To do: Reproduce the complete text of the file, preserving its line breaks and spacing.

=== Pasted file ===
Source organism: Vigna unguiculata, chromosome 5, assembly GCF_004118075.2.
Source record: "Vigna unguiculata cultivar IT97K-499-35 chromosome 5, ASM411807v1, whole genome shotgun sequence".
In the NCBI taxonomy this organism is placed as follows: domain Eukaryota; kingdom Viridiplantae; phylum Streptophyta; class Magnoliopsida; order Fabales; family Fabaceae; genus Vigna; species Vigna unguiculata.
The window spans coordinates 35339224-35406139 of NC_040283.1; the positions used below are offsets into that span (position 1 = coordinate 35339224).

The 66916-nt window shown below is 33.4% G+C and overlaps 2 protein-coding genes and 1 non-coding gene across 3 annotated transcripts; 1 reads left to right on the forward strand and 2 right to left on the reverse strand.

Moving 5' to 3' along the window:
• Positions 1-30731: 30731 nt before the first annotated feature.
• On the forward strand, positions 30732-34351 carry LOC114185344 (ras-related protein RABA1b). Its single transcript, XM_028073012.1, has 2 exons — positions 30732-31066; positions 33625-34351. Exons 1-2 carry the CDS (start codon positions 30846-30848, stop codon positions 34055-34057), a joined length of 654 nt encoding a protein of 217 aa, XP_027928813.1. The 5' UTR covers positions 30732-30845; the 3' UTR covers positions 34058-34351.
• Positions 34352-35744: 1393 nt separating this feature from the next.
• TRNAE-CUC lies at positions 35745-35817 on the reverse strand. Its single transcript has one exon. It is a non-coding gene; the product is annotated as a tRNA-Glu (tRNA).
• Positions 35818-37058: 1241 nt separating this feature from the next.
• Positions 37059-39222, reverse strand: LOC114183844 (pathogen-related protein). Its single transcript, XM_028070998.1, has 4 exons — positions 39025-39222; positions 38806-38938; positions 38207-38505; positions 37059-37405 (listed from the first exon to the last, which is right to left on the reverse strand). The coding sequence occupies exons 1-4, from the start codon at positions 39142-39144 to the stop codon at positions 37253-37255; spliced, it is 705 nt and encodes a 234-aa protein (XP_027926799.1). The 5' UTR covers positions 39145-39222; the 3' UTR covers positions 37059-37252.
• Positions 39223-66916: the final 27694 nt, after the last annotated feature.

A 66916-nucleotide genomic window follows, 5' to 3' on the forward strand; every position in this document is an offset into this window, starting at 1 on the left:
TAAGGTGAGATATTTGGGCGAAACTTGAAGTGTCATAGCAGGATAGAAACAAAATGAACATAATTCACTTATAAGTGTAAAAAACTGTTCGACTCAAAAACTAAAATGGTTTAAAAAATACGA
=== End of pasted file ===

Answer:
Source organism: Vigna unguiculata, chromosome 5, assembly GCF_004118075.2.
Source record: "Vigna unguiculata cultivar IT97K-499-35 chromosome 5, ASM411807v1, whole genome shotgun sequence".
In the NCBI taxonomy this organism is placed as follows: domain Eukaryota; kingdom Viridiplantae; phylum Streptophyta; class Magnoliopsida; order Fabales; family Fabaceae; genus Vigna; species Vigna unguiculata.
The window spans coordinates 35339224-35406139 of NC_040283.1; the positions used below are offsets into that span (position 1 = coordinate 35339224).

The 66916-nt window shown below is 33.4% G+C and overlaps 2 protein-coding genes and 1 non-coding gene across 3 annotated transcripts; 1 reads left to right on the forward strand and 2 right to left on the reverse strand.

Moving 5' to 3' along the window:
• Positions 1-30731: 30731 nt before the first annotated feature.
• On the forward strand, positions 30732-34351 carry LOC114185344 (ras-related protein RABA1b). Its single transcript, XM_028073012.1, has 2 exons — positions 30732-31066; positions 33625-34351. Exons 1-2 carry the CDS (start codon positions 30846-30848, stop codon positions 34055-34057), a joined length of 654 nt encoding a protein of 217 aa, XP_027928813.1. The 5' UTR covers positions 30732-30845; the 3' UTR covers positions 34058-34351.
• Positions 34352-35744: 1393 nt separating this feature from the next.
• TRNAE-CUC lies at positions 35745-35817 on the reverse strand. Its single transcript has one exon. It is a non-coding gene; the product is annotated as a tRNA-Glu (tRNA).
• Positions 35818-37058: 1241 nt separating this feature from the next.
• Positions 37059-39222, reverse strand: LOC114183844 (pathogen-related protein). Its single transcript, XM_028070998.1, has 4 exons — positions 39025-39222; positions 38806-38938; positions 38207-38505; positions 37059-37405 (listed from the first exon to the last, which is right to left on the reverse strand). The coding sequence occupies exons 1-4, from the start codon at positions 39142-39144 to the stop codon at positions 37253-37255; spliced, it is 705 nt and encodes a 234-aa protein (XP_027926799.1). The 5' UTR covers positions 39145-39222; the 3' UTR covers positions 37059-37252.
• Positions 39223-66916: the final 27694 nt, after the last annotated feature.

A 66916-nucleotide genomic window follows, 5' to 3' on the forward strand; every position in this document is an offset into this window, starting at 1 on the left:
TAAGGTGAGATATTTGGGCGAAACTTGAAGTGTCATAGCAGGATAGAAACAAAATGAACATAATTCACTTATAAGTGTAAAAAACTGTTCGACTCAAAAACTAAAATGGTTTAAAAAATACGA